Dispatches from Our Own Wisconsin: Caitlin Cullen of Tandem Restaurant
Caitlin Cullen is the chef and owner of the Tandem restaurant in Milwaukee’s Lindsay Heights. Since 2016, she has been using her restaurant to train young people on Milwaukee’s north side for careers in the service industry. Before the COVID-19 pandemic, her restaurant was a Southern joint with good food and great drinks; these days, the Tandem serves upwards of 300 free community meals daily in an effort to help address the growing food insecurity in Milwaukee due to the COVID-19 crisis. Tandem was slated to be a food partner for the 2020 Wisconsin Idea Seminar “Bay Tour,” which was postponed to 2021 in response to the COVID-19. We look forward to partnering with Tandem in 2021 on a Seminar component that highlights Southern food pathways to Milwaukee and how Southern culinary traditions continue to shape Milwaukee’s food cultures.
We caught up with Cullen to ask her a few questions about how she and her team are feeding hungry folks in Milwaukee.
In what ways has COVID-19 revealed the needs of your community? The need in our community is typically one of access – folks in Lindsay Heights are always hungry for opportunities for growth – jobs, secure and fair housing, education. Right now, that hunger is turning into the very real need for something to eat when jobs, secure housing, and education are all in jeopardy due to the crisis.
Restaurants were some of the first businesses to feel the effects of the pandemic. How was your team able to pivot so quickly from normal service to cooking free meals for Milwaukeeans in need of a meal? When we transitioned to carry out and delivery service, we had to cut our menu in half to make sure we were being as efficient with our resources as possible. That left a lot of perishables we were no longer going to need, so it seemed a no brainer to cook off our extra grub and turn it into meals for folks who were not prepared to be unemployed with no savings or food. On Wednesday, March 18th, we had 85 community meals ready for those in need, and thought they’d last a week or so; within three hours they were gone! The next day, we doubled down and made 150 meals; within two hours we had nothing left. It became clear that the need was urgent and growing, and would only continue to grow with the passing of time… So we had an all-staff meeting and decided that it came down to doing what we thought was right, even if it might mean putting our jobs on the line. We stopped serving paid meals that day at 5 pm and never looked back.
How have you adapted your daily operations in response to COVID-19? We don’t let anyone in the building, save for our 5 full-time employees and two volunteers (one of whom is my partner). Everyone has to wear a mask all day, there’s bottles of hand sanitizer everywhere, and we even created a rope line system outside in an effort to keep our patrons safe! The major upside to this all is that, for the first time in my culinary career, I work 9-5 Monday through Friday… So basically my world is upside down!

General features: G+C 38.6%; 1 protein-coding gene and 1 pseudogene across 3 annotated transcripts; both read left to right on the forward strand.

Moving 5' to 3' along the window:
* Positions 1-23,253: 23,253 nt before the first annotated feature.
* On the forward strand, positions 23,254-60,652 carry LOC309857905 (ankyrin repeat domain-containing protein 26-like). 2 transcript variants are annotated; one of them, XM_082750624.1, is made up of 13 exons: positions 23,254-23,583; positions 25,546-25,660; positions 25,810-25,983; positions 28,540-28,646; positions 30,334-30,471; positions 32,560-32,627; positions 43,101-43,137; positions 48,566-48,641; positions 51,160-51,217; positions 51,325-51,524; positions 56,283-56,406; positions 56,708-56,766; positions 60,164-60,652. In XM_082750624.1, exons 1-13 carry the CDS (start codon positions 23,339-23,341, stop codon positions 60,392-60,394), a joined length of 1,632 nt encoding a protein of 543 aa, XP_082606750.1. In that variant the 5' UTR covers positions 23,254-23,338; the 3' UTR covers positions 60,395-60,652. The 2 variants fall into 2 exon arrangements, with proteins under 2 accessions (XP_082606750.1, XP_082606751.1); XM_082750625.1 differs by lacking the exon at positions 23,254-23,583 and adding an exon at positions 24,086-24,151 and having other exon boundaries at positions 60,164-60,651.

Have you seen your community come together in response to COVID-19? If so, how? Our community in Lindsay Heights has always been a strong and supportive one, and that hasn’t changed because of COVID-19. The broader Milwaukee community hast truly showed out, though, in ways we couldn’t imagine! Folks from all over three counties are sending in donations online and in the mail, restaurants facing their own uncertain futures are donating their time and efforts to help us keep our coolers full of meals for those in need, and local organizations that usually only work with nonprofit organizations are getting creative to help keep our project going!
How has COVID-19 strengthened your relationships with others? If it hasn’t strengthened yours, are you really doing it right?
Do you have any advice for others on keeping spirits up during times like these? A lot of us have never encountered something like this virus – an all-consuming, global event that affects everyone on this planet. Some of our elders have been through a world war, our friends have been on the front line of the AIDS epidemic, and our neighbors have faced hunger and fear. But for many of us, this is our first real crisis. So go easy on yourself. As long as you are operating from a place of love and consideration for others, even if you’re terrified of the future, your actions will serve you in the end.
Dispatches from Our Own Wisconsin is a profile series that showcases fresh stories, observations, and insight from our Wisconsin Idea Seminar partners who are facing, engaging, and addressing critical issues in their communities.